Choirs and the cosmos: student’s artistic universe is a symphony of light

Left by Elizabeth Lamark; right by Quinn Freidenburg

In the left photo, Quinn Freidenburg, left, sings alongside guitarist Zach Adams '24 (photographic and imaging arts BFA - advertising photography option) in their band Retograde. On the right is a photo of space Freidenburg took as a high school senior while in the Himalayas — the image completed the portfolio he submitted to RIT.

Quinn Freidenburg stood on a trail in the Himalayas, watching clouds dissipate into a clear sky. 

In this stargazer’s paradise, he points his camera to the night sky, capturing space for 15 feverish minutes before clouds emerge again. A resulting image completed his portfolio for college applications and remains a personal favorite to this day.

The celestial picture helped Freidenburg ’24 (photographic and imaging arts BFA - photojournalism option) get admitted to RIT with a Founders Scholarship. Fittingly, Freidenburg wrapped up his RIT studies with a capstone documentary, Lost in Light, about space — specifically, the issue of light pollution, artificial outdoor light that obscures the night sky, in Rochester. 

“It’s come full circle,” said Freidenburg, from Oakland, Calif. 

Freidenburg spent the last four years continuing astrophotography pursuits along with other photographic and creative interests. 

On any given day, he could be found sharing encyclopedic knowledge of the gear available for students to check out from the School of Photographic Arts and Sciences’ Cage, where he was a manager, photographing events for the College of Art and Design’s marketing department, covering stories for class assignments, or fronting his rock band.

“Every major box that I could have wanted checked was checked here,” Freidenburg said.

Freidenburg is equally gifted with a camera as he is behind a microphone. 

Freidenburg was an RIT Performing Arts Scholar and founding member of the rock band Retrograde, winner of the 2023 Ovation contest, with fellow RIT students. He was the lead singer of the group with a 1980’s hard rock sound that was a departure from his background as a classically trained singer.

Freidenburg grew up a vocal virtuoso. He joined a church choir at age 4 and spent fourth through eighth grades at the GRAMMY-winning Oakland’s Pacific Boychoir Academy, where he split school days between academics and studying music and singing. 

His time at the choir school brought a lifetime's worth of unforgettable experiences. 

Along with solo recordings, Freidenburg and his choir were recorded on albums, sang with world-class symphonies — including one conducted by the famed Gustavo Dudamel — performed for former California Governor Jerry Brown, and sang on international tours across Asia, Australia, Europe, and South America.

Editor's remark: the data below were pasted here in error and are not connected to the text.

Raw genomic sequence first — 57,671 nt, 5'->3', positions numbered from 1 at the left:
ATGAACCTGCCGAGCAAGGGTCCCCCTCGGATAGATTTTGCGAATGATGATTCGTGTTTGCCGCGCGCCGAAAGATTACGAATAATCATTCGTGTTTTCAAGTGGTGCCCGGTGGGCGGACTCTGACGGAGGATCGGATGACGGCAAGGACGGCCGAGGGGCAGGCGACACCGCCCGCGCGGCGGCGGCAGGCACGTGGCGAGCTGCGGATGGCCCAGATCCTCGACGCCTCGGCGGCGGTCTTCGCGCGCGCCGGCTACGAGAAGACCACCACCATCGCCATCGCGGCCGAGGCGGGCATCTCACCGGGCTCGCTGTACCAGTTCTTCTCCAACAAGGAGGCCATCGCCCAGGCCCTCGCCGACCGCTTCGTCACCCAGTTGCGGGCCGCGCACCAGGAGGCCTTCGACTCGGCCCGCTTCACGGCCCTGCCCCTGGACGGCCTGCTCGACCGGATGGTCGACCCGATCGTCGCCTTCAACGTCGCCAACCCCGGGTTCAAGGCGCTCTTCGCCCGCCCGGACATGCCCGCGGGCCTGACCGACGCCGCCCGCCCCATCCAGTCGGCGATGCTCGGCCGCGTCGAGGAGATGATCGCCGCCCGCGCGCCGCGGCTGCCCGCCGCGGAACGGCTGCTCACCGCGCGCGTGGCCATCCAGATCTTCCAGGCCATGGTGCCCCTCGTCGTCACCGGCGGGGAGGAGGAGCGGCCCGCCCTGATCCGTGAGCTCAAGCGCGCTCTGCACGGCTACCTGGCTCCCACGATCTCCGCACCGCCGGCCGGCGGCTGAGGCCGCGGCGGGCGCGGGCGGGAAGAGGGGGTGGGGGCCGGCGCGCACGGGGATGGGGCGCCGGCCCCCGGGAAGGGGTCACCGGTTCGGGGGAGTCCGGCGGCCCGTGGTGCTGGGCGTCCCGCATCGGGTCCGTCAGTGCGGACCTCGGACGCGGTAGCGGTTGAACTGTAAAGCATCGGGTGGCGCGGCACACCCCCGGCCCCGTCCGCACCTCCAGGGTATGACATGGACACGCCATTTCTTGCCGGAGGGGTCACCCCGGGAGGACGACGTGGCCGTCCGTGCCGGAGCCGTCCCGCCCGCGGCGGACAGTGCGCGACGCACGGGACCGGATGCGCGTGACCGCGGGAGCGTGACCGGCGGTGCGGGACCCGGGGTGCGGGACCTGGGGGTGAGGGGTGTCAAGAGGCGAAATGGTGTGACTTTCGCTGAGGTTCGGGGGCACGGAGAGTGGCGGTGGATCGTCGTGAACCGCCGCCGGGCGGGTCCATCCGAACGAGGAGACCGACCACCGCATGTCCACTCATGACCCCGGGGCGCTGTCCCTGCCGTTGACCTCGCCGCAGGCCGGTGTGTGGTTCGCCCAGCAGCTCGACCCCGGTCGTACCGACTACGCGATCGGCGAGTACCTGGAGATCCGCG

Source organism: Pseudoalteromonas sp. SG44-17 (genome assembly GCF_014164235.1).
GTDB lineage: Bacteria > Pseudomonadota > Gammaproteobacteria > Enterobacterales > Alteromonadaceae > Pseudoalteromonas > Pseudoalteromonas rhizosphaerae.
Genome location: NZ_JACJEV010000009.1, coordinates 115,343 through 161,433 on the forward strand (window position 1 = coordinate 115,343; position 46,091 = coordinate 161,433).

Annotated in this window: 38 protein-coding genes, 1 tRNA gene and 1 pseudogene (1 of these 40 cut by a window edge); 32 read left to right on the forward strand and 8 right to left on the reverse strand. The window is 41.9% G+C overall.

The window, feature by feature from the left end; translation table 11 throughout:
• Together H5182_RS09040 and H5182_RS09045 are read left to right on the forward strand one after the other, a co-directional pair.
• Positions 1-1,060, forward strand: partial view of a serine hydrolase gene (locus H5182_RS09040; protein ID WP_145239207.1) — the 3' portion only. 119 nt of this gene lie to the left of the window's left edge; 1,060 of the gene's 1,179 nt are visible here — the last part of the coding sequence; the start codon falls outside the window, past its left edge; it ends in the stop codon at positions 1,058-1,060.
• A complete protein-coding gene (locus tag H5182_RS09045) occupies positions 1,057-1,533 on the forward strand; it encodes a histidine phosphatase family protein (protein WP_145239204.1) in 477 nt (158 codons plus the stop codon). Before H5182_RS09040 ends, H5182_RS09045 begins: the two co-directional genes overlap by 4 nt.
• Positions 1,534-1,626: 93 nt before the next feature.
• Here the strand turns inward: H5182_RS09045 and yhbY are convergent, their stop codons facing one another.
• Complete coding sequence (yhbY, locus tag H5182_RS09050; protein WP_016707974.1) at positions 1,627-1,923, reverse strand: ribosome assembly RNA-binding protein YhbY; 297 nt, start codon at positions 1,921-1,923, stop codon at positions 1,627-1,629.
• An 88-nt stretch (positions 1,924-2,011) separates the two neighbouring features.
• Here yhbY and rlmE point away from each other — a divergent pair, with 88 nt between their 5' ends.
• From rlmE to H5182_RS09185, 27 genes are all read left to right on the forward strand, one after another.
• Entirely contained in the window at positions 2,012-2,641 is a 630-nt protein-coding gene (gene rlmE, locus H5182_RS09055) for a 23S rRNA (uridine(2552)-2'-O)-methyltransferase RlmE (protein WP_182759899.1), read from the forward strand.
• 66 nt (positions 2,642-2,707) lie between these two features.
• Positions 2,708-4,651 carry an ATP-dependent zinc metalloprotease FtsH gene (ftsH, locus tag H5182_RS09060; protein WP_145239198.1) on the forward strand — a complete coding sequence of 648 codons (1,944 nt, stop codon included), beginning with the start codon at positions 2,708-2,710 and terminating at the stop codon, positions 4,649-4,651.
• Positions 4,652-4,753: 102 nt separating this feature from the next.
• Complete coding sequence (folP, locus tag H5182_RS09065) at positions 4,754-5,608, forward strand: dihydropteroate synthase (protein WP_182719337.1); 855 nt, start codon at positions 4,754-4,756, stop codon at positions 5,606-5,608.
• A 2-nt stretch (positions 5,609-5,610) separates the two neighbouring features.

He and his choir mates also performed on “America’s Got Talent” in 2013. 

Around the time Freidenburg left the Boychoir Academy after eighth grade, a photography interest blossomed. His uncle and grandfather, two hobbyist photographers, even offered identical advice for studying photography in college.

“They both, at the same time, said, ‘RIT,’” Freidenburg said. “They were like, ‘If you’re going to school for photography, you go to RIT.”

Between three years working at the Cage, learning from faculty he considers “deeply caring mentors,” and building a professional network of alumni and well-known photojournalists who visited campus for guest lectures, Freidenburg feels validated by his RIT decision. 

“If you want to become one of the best photographers in the world, this is the place to go,” Freidenburg said. “This is not a ‘I kind of like photography program.’ This is a ‘You are going to live photography program.’”

Following graduation, Freidenburg is embarking on a five-week cross-country road trip — stopping at national parks to exercise his outdoorsy spirit — to Oakland, where he will then fly to Hawaii.

Freidenburg is Hawaiian and has family living on the island of Maui. 

He spent last summer there, leaving shortly before wildfires devastated the area, particularly the town of Lahaina. He made two trips back to Maui to cover the aftermath and recovery efforts from a human angle. 

“Lahaina isn’t a place, it’s a people” is the phrase Freidenburg repeatedly heard. He took it to heart and is now making an open-ended return to Maui to continue the work.

“My main interest is less about purely environmental issues and more about how they affect human culture,” Freidenburg said. “What we need is people to be inspired and care about the community and show that people can help.”

Freidenburg was inspired to pursue the story during a campus visit in the fall from renowned photojournalist Tamir Kalifa, who, himself, covered the Hawaiian wildfires. The two remained in touch, with Freidenburg applying Kalifa’s continuous advice while navigating the story with care and compassion — staples of his approach to photojournalism. 

Freidenburg spent extended time with locals affected by the natural disaster. Some days he left his camera at home, setting out simply to talk with people. The approach led to people opening up and granting Freidenburg access other journalists didn’t have. 

When his photos were published in The Maui News, an outpouring of support for Freidenburg’s work followed and, he said, relief effort donations increased.

“I like the saying ‘Chance favors the prepared,’' Friedenburg said. “A lot of things were chance but none of those would have happened if I didn't approach it the way I did.”

Freidenburg said documenting the recovery process in Lahaina “showed me what my goals as a photojournalist are.” 

Now, his journalistic compass, Hawaiian heritage, and heart are all pointing to Hawaii. 

“This story is a foundational part of who I am,” he said.

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